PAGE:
L’art de la Guerre (The Art of War), or Les Treize Articles (The Thirteen Chapters)

Sun Tzu’s masterpiece, written sometime around the 5th or 6th century B.C., is perhaps the most well-known philosophy and guide to military strategy in the world. It still influences military thought in the modern world, particularly in East Asia, and interestingly, was translated into French (in 1772) over 100 years before it was translated into English. It involves high-level discussions that can be difficult for a more casual student of French to understand, and brushing up on your military vocabulary may be helpful before listening to the treatise.

Free Public Domain French Audiobooks

Many freely available audiobooks are available through the efforts of volunteers who record their readings of these books. Many of these books will be familiar to you, though due to differing copyright laws across countries, you may be able to find French versions of audiobooks that are not yet in the public domain in the US.

Heidi

This 1881 German children’s novel by Johanna Spyri is about a five-year old girl who moves with her aunt to live with her grandfather in the remote mountains of the Swiss Alps after her parents die. Her cheerful attitude slowly endears her to the rest of her new community, including her stern grandfather. Heidi is one of the most enduring and classic children’s books, and as it is a book meant for children, it may be a good place to start listening to French audiobooks.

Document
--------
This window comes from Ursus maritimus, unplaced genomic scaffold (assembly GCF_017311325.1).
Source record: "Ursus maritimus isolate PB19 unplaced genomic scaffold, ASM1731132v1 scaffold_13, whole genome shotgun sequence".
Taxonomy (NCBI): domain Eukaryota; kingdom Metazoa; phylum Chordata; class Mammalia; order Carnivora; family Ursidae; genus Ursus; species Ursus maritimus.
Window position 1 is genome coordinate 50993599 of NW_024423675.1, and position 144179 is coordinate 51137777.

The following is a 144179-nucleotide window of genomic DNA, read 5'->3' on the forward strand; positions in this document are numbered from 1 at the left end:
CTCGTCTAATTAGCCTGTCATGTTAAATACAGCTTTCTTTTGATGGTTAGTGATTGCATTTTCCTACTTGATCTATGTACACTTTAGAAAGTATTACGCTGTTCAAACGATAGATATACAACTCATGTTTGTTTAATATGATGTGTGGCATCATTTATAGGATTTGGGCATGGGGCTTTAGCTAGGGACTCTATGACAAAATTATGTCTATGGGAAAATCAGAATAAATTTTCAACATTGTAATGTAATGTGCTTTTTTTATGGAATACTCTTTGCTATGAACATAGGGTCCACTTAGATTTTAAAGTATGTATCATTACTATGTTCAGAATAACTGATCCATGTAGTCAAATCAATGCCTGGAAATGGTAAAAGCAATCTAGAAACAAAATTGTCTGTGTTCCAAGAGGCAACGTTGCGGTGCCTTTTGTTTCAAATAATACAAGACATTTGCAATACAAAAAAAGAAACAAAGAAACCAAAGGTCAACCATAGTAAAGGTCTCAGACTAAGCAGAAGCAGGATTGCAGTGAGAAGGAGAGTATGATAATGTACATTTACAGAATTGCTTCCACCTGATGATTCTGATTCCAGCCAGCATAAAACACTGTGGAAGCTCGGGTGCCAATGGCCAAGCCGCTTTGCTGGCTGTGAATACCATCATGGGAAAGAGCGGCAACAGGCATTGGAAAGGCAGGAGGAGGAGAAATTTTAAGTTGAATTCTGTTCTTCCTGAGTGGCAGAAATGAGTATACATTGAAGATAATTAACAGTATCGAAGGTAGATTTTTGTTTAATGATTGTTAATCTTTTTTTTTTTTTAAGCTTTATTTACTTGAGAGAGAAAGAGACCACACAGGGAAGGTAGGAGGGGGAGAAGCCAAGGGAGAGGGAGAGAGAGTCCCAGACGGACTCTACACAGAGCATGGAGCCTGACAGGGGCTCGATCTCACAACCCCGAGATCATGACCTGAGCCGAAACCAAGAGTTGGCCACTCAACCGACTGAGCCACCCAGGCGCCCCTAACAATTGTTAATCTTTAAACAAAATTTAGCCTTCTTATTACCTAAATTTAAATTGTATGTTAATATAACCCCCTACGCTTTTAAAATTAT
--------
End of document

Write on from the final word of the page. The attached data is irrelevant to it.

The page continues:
Les Aventures de Sherlock Holmes (The Adventures of Sherlock Holmes)

The works of Sir Arthur Conan Doyle are in the French public domain, and many of the individual stories are available in French audio recordings. The vocabulary and grammar level vary from story to story, but these tales may be difficult enough that you will need to listen to a story once through, learn the vocabulary you didn’t recognize, and listen again.

David Copperfield

One of Charles Dickens’ masterpieces, the lengthy David Copperfield is a pseudo-autobiographical account of Dickens’ life. Published over nineteen installments from 1849 to 1850, the novel tells the story of a boy who grows up in poverty and ultimately finds his vocation as a novelist as a young man. The novel is especially well-known for a memorable cast of characters, and is full of dramatic turns as well as both comedic and tragic moments.

Raison et Sensibilité (Sense (literally: “Reason”) and Sensibility)

Jane Austen may be better known for Pride and Prejudice, but Sense and Sensibility is also highly regarded as a groundbreaking romance novel of the early 19th century. Her first published work, Austen’s main characters are two sisters trying to navigate the social confinements of being unwed women in the Victorian era and explores the balance that the sisters must maintain between showing good sense and practicality along with being sensible and allowing emotion in their approach to finding love and a future husband.

Updated 8/7/2017